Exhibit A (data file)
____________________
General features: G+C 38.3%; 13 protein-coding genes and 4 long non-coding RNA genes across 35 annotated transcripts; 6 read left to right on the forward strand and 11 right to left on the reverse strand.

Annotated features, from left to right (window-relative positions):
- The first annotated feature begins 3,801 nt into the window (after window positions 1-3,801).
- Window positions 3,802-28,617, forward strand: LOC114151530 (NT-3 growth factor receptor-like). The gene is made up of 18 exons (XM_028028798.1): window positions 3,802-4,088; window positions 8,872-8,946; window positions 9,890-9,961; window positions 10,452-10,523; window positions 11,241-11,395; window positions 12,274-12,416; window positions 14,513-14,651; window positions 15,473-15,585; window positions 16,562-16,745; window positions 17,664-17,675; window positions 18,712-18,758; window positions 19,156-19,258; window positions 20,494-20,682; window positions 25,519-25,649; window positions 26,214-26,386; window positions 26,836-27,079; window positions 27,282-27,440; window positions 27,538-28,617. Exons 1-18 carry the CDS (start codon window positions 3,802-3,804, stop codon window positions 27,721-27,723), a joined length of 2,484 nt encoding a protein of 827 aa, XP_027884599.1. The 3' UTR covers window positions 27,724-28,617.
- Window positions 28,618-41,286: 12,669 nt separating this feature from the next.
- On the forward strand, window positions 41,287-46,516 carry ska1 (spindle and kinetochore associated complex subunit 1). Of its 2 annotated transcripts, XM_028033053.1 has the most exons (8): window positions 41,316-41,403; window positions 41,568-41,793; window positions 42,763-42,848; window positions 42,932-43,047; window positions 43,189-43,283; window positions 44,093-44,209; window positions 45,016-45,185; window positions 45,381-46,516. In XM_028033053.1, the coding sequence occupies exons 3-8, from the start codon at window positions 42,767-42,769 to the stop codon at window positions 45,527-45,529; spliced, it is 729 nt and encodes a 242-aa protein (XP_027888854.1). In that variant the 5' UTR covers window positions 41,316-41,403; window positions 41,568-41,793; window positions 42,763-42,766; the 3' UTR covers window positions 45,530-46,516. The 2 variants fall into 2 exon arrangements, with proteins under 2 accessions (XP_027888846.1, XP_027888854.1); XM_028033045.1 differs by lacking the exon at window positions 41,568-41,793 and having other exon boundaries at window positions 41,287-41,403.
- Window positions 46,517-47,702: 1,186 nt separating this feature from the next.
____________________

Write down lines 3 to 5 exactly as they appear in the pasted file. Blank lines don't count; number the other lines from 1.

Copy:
- The first annotated feature begins 3,801 nt into the window (after window positions 1-3,801).
- Window positions 3,802-28,617, forward strand: LOC114151530 (NT-3 growth factor receptor-like). The gene is made up of 18 exons (XM_028028798.1): window positions 3,802-4,088; window positions 8,872-8,946; window positions 9,890-9,961; window positions 10,452-10,523; window positions 11,241-11,395; window positions 12,274-12,416; window positions 14,513-14,651; window positions 15,473-15,585; window positions 16,562-16,745; window positions 17,664-17,675; window positions 18,712-18,758; window positions 19,156-19,258; window positions 20,494-20,682; window positions 25,519-25,649; window positions 26,214-26,386; window positions 26,836-27,079; window positions 27,282-27,440; window positions 27,538-28,617. Exons 1-18 carry the CDS (start codon window positions 3,802-3,804, stop codon window positions 27,721-27,723), a joined length of 2,484 nt encoding a protein of 827 aa, XP_027884599.1. The 3' UTR covers window positions 27,724-28,617.
- Window positions 28,618-41,286: 12,669 nt separating this feature from the next.